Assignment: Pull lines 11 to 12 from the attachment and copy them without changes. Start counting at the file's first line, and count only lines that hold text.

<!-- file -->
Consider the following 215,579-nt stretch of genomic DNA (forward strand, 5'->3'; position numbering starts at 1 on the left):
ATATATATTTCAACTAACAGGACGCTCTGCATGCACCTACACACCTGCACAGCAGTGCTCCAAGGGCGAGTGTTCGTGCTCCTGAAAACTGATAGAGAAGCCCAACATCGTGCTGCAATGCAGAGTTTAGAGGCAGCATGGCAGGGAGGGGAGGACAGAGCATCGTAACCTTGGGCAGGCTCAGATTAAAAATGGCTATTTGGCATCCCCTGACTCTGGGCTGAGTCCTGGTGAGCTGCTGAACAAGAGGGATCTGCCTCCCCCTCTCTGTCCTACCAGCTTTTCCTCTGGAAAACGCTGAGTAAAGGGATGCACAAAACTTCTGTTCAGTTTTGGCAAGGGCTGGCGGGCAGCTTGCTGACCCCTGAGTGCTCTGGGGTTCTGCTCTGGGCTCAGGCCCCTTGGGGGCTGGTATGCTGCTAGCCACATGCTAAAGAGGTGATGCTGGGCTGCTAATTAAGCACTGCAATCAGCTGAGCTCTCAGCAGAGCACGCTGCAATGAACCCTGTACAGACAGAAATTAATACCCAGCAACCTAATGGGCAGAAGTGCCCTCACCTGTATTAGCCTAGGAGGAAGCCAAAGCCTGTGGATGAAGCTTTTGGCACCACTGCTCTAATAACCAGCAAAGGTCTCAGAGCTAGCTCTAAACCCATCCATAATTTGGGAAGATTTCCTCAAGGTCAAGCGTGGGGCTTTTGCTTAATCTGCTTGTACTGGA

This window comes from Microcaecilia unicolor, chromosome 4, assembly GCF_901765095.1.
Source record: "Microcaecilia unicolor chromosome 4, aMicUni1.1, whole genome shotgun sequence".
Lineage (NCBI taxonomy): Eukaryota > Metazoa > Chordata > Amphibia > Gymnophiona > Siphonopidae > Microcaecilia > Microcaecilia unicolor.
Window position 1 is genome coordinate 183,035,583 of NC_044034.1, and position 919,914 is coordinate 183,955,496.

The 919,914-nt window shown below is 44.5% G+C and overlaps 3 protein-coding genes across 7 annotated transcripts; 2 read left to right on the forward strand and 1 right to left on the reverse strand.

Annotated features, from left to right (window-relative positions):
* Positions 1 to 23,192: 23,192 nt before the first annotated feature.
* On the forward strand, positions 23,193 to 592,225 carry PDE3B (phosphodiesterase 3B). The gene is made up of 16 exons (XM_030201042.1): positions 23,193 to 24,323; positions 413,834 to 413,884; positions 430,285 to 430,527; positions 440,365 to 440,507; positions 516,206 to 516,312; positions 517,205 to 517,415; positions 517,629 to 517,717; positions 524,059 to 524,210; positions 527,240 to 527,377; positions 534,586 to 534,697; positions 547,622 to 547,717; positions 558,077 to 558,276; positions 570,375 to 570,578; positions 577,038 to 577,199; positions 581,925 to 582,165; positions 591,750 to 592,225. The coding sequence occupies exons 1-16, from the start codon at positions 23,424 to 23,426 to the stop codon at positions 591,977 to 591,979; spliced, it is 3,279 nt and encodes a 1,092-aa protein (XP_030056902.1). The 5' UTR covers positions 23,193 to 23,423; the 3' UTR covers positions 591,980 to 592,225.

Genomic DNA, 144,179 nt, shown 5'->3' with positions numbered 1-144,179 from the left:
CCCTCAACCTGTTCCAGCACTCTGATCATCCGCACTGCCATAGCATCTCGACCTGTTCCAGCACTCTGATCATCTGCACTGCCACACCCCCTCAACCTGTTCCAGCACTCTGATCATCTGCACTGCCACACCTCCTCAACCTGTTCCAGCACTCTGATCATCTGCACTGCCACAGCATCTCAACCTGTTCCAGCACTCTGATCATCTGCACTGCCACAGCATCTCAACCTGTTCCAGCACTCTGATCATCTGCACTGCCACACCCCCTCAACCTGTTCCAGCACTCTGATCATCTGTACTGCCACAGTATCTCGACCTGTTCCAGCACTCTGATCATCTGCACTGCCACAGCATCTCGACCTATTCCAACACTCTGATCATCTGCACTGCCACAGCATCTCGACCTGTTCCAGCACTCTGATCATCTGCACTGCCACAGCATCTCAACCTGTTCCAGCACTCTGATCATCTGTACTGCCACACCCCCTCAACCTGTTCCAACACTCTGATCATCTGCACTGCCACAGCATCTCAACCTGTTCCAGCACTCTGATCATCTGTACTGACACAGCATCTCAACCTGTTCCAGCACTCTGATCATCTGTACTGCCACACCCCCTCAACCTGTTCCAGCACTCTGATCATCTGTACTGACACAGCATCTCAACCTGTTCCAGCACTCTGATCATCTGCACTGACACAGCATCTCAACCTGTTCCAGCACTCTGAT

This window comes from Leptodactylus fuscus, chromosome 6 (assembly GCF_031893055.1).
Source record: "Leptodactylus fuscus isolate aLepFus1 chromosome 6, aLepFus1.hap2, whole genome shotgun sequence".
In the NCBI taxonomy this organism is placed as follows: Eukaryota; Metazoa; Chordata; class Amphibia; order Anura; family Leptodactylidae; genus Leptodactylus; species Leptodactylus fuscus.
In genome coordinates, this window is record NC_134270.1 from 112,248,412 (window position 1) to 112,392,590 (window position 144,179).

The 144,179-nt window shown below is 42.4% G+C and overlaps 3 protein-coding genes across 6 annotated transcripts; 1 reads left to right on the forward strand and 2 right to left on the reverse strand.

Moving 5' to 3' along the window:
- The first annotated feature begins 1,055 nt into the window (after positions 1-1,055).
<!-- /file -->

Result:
Genomic DNA, 144,179 nt, shown 5'->3' with positions numbered 1-144,179 from the left:
CCCTCAACCTGTTCCAGCACTCTGATCATCCGCACTGCCATAGCATCTCGACCTGTTCCAGCACTCTGATCATCTGCACTGCCACACCCCCTCAACCTGTTCCAGCACTCTGATCATCTGCACTGCCACACCTCCTCAACCTGTTCCAGCACTCTGATCATCTGCACTGCCACAGCATCTCAACCTGTTCCAGCACTCTGATCATCTGCACTGCCACAGCATCTCAACCTGTTCCAGCACTCTGATCATCTGCACTGCCACACCCCCTCAACCTGTTCCAGCACTCTGATCATCTGTACTGCCACAGTATCTCGACCTGTTCCAGCACTCTGATCATCTGCACTGCCACAGCATCTCGACCTATTCCAACACTCTGATCATCTGCACTGCCACAGCATCTCGACCTGTTCCAGCACTCTGATCATCTGCACTGCCACAGCATCTCAACCTGTTCCAGCACTCTGATCATCTGTACTGCCACACCCCCTCAACCTGTTCCAACACTCTGATCATCTGCACTGCCACAGCATCTCAACCTGTTCCAGCACTCTGATCATCTGTACTGACACAGCATCTCAACCTGTTCCAGCACTCTGATCATCTGTACTGCCACACCCCCTCAACCTGTTCCAGCACTCTGATCATCTGTACTGACACAGCATCTCAACCTGTTCCAGCACTCTGATCATCTGCACTGACACAGCATCTCAACCTGTTCCAGCACTCTGAT